Many people go to court hoping they can have the same living standard after divorce that they enjoyed before it. This is only fair, they say, because they assumed the marriage would last and give them that lifestyle forever. They've grown used to it, and they want to maintain it after the split.
Is this possible? It is a good goal to shoot for, but it may not be realistic.
The problem is that you and your spouse are actually increasing your living expenses by splitting up. If your income stays the same, you're both going to feel worse off than you did before -- even if the split of assets is "fair" and gives each of you exactly 50 percent.
For example, maybe you make $10,000 per month. You then shell out $3,000 per month for your mortgage and another $1,000 per month for your car and car insurance. This eats up 40 percent of your monthly income, leaving you with $6,000 to pay for food, utilities, children's needs, fun and anything else you wish to buy.
But those numbers expect that you share most of your biggest expenses. You live together and share your car. If you really want to live exactly the same after divorce, you would need $6,000 for two mortgage payments and $2,000 for two cars. That slashes your monthly income that remains to just $2,000. As you can imagine, it may be impossible to come close to paying the bills with just $1,000 each.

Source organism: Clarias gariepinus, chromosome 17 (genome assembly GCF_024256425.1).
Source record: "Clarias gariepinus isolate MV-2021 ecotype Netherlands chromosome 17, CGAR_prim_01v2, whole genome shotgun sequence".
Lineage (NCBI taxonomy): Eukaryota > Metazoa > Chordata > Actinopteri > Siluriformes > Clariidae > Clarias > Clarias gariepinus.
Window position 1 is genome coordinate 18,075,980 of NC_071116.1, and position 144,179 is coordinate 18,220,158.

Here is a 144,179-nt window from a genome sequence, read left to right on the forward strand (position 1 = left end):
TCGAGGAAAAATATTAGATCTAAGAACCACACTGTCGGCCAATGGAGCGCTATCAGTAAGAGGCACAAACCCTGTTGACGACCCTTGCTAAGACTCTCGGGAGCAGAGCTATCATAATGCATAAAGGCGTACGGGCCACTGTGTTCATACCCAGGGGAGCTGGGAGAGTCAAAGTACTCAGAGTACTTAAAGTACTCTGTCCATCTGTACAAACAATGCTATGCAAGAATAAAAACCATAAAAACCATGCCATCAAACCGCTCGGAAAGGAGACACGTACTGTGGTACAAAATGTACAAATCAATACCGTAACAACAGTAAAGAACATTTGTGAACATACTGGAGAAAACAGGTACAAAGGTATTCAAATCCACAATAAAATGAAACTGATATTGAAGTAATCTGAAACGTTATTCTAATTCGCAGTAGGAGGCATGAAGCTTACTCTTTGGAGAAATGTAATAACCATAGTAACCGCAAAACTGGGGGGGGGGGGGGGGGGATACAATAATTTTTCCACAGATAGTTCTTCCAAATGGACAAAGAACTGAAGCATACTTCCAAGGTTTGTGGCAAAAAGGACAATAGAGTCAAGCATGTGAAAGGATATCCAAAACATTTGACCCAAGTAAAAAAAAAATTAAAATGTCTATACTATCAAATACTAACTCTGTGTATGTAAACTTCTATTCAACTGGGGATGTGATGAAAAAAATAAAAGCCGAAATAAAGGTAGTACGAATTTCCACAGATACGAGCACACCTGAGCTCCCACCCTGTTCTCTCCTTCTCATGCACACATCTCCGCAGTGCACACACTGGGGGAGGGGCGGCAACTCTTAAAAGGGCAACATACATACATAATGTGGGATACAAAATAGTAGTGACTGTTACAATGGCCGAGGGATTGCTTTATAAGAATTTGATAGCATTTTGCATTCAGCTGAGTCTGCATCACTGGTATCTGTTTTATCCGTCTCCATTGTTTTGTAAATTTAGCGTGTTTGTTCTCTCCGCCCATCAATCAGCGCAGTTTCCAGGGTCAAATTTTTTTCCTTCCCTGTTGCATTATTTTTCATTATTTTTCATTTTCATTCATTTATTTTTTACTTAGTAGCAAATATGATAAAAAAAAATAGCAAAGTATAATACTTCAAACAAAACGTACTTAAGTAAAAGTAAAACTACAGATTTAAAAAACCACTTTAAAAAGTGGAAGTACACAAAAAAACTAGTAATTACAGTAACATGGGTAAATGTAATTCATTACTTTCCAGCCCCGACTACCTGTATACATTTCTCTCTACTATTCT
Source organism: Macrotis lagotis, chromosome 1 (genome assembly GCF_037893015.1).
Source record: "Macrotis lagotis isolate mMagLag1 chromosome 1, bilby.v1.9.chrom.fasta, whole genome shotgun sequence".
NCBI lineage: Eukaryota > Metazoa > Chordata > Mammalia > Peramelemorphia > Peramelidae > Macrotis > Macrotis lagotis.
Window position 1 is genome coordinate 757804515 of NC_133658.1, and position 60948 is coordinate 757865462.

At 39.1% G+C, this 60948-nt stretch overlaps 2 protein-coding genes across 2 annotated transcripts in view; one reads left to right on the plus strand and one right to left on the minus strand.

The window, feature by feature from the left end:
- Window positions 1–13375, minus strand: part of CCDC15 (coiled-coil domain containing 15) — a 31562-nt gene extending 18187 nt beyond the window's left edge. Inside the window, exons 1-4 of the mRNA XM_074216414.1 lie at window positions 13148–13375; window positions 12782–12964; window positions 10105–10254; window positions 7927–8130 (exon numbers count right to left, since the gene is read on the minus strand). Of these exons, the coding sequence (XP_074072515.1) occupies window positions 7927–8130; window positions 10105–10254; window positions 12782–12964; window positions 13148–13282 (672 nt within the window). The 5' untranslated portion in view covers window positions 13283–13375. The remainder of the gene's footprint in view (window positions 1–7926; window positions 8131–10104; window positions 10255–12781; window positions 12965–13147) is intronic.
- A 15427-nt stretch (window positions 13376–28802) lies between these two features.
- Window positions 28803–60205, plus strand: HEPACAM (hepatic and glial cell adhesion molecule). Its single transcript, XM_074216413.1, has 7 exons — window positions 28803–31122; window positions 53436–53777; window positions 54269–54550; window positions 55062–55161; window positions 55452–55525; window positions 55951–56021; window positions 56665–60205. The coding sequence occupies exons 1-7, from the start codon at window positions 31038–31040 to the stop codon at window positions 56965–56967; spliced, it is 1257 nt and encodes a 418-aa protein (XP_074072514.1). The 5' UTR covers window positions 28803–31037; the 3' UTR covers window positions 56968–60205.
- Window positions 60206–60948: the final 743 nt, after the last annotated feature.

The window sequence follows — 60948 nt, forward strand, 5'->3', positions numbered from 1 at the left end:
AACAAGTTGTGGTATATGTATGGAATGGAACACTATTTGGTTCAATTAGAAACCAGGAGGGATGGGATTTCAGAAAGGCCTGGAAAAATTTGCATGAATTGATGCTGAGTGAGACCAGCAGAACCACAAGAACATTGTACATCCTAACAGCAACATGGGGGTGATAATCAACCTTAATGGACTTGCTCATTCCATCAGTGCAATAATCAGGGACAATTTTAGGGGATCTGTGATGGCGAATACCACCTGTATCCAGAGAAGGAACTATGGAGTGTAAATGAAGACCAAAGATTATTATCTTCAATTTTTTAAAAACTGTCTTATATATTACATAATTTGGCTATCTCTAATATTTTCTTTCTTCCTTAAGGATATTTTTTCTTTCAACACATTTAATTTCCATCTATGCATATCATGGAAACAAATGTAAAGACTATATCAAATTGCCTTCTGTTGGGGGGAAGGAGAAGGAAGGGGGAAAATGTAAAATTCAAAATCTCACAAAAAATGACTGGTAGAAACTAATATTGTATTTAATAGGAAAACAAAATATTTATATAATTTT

A lot of couples are frustrated during divorce, feeling like life has to change drastically and that it's not fair. Keep in mind that even a fair split may lead to these drastic changes. The key is to understand what is really fair and to know all of your legal rights during the property division process.
Source: PBS, "Are you getting a fair divorce? The economist’s take," Laurence Kotlikoff, accessed Aug. 30, 2017